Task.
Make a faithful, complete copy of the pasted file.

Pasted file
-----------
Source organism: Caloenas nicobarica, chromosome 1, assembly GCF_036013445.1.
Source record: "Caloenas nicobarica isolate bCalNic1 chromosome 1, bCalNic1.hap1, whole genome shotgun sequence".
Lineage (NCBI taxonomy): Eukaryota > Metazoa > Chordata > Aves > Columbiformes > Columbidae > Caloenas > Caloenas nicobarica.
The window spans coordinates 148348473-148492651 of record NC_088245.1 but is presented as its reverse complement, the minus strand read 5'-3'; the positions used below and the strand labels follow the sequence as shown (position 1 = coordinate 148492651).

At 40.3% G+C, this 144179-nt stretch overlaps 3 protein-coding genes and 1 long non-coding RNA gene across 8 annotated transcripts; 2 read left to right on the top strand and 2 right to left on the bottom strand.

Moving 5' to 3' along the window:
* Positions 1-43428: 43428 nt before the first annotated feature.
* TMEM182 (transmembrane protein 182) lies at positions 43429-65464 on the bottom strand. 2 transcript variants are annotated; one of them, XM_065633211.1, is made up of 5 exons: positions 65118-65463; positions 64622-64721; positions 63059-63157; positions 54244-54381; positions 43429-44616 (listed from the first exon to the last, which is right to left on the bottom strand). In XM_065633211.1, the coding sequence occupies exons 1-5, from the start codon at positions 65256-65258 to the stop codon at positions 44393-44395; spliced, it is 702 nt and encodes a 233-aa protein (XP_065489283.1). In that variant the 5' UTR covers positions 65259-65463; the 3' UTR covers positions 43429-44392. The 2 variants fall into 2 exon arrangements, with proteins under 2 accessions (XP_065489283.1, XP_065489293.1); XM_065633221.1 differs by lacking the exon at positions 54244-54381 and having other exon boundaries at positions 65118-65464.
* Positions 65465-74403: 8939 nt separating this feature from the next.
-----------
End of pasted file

Source organism: Caloenas nicobarica, chromosome 1, assembly GCF_036013445.1.
Source record: "Caloenas nicobarica isolate bCalNic1 chromosome 1, bCalNic1.hap1, whole genome shotgun sequence".
Lineage (NCBI taxonomy): Eukaryota > Metazoa > Chordata > Aves > Columbiformes > Columbidae > Caloenas > Caloenas nicobarica.
The window spans coordinates 148348473-148492651 of record NC_088245.1 but is presented as its reverse complement, the minus strand read 5'-3'; the positions used below and the strand labels follow the sequence as shown (position 1 = coordinate 148492651).

At 40.3% G+C, this 144179-nt stretch overlaps 3 protein-coding genes and 1 long non-coding RNA gene across 8 annotated transcripts; 2 read left to right on the top strand and 2 right to left on the bottom strand.

Moving 5' to 3' along the window:
* Positions 1-43428: 43428 nt before the first annotated feature.
* TMEM182 (transmembrane protein 182) lies at positions 43429-65464 on the bottom strand. 2 transcript variants are annotated; one of them, XM_065633211.1, is made up of 5 exons: positions 65118-65463; positions 64622-64721; positions 63059-63157; positions 54244-54381; positions 43429-44616 (listed from the first exon to the last, which is right to left on the bottom strand). In XM_065633211.1, the coding sequence occupies exons 1-5, from the start codon at positions 65256-65258 to the stop codon at positions 44393-44395; spliced, it is 702 nt and encodes a 233-aa protein (XP_065489283.1). In that variant the 5' UTR covers positions 65259-65463; the 3' UTR covers positions 43429-44392. The 2 variants fall into 2 exon arrangements, with proteins under 2 accessions (XP_065489283.1, XP_065489293.1); XM_065633221.1 differs by lacking the exon at positions 54244-54381 and having other exon boundaries at positions 65118-65464.
* Positions 65465-74403: 8939 nt separating this feature from the next.